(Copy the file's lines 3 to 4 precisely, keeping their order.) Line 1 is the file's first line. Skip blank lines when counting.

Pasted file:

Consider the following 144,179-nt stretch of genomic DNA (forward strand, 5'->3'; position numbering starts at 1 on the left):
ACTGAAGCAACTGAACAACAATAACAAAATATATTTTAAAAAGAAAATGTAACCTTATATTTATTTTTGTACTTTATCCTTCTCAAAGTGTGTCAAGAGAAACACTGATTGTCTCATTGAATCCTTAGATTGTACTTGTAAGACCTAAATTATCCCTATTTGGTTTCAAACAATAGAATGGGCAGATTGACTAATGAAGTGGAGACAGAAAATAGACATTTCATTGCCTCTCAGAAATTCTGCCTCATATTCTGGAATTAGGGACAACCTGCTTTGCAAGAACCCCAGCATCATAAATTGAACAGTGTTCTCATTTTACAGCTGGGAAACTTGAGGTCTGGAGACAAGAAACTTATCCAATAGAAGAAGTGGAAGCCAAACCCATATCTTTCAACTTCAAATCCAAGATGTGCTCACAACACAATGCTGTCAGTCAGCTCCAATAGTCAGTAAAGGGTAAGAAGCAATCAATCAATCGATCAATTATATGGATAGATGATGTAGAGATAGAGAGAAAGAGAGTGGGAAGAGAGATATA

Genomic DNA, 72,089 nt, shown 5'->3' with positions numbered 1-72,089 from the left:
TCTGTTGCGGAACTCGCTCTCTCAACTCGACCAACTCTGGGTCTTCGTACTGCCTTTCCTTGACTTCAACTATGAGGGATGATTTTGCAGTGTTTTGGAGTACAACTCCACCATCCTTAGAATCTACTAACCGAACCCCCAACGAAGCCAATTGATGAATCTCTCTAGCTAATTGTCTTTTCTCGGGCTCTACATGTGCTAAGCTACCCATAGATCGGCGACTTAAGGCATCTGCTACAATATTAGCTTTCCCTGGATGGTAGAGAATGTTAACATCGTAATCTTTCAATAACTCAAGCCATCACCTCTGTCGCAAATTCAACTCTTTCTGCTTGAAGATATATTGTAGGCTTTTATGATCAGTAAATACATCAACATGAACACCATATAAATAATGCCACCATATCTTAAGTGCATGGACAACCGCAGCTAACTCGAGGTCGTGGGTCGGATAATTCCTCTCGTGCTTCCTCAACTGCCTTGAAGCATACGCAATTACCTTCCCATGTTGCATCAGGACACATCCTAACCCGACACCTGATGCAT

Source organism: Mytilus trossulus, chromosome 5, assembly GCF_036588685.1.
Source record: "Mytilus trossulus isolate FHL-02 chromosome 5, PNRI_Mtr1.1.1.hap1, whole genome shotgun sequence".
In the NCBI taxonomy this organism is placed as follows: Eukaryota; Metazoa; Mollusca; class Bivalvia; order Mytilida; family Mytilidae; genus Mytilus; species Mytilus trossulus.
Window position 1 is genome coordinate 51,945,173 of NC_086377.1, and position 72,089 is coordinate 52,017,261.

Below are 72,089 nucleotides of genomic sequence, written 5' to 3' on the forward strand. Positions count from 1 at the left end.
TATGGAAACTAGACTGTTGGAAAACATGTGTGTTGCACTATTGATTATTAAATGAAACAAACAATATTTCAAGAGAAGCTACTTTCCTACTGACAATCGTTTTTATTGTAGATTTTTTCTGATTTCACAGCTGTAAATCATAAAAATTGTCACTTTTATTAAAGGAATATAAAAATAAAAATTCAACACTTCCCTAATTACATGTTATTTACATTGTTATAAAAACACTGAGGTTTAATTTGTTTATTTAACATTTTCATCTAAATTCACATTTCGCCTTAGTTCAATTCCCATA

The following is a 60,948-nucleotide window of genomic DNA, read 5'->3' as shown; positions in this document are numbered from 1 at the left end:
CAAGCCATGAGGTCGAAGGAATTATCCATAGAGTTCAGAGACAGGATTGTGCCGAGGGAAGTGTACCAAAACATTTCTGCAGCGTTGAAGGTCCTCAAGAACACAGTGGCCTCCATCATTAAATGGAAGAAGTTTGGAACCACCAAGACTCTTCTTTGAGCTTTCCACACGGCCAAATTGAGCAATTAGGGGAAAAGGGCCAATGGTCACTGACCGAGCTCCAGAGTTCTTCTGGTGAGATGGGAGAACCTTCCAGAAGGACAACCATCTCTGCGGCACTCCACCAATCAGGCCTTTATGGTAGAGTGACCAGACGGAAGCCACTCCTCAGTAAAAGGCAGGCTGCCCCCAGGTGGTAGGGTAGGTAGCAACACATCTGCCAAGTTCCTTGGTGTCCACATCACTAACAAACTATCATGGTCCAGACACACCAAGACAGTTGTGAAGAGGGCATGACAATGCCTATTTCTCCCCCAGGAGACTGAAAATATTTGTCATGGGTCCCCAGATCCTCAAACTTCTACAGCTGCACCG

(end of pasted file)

Genomic DNA, 72,089 nt, shown 5'->3' with positions numbered 1-72,089 from the left:
TCTGTTGCGGAACTCGCTCTCTCAACTCGACCAACTCTGGGTCTTCGTACTGCCTTTCCTTGACTTCAACTATGAGGGATGATTTTGCAGTGTTTTGGAGTACAACTCCACCATCCTTAGAATCTACTAACCGAACCCCCAACGAAGCCAATTGATGAATCTCTCTAGCTAATTGTCTTTTCTCGGGCTCTACATGTGCTAAGCTACCCATAGATCGGCGACTTAAGGCATCTGCTACAATATTAGCTTTCCCTGGATGGTAGAGAATGTTAACATCGTAATCTTTCAATAACTCAAGCCATCACCTCTGTCGCAAATTCAACTCTTTCTGCTTGAAGATATATTGTAGGCTTTTATGATCAGTAAATACATCAACATGAACACCATATAAATAATGCCACCATATCTTAAGTGCATGGACAACCGCAGCTAACTCGAGGTCGTGGGTCGGATAATTCCTCTCGTGCTTCCTCAACTGCCTTGAAGCATACGCAATTACCTTCCCATGTTGCATCAGGACACATCCTAACCCGACACCTGATGCAT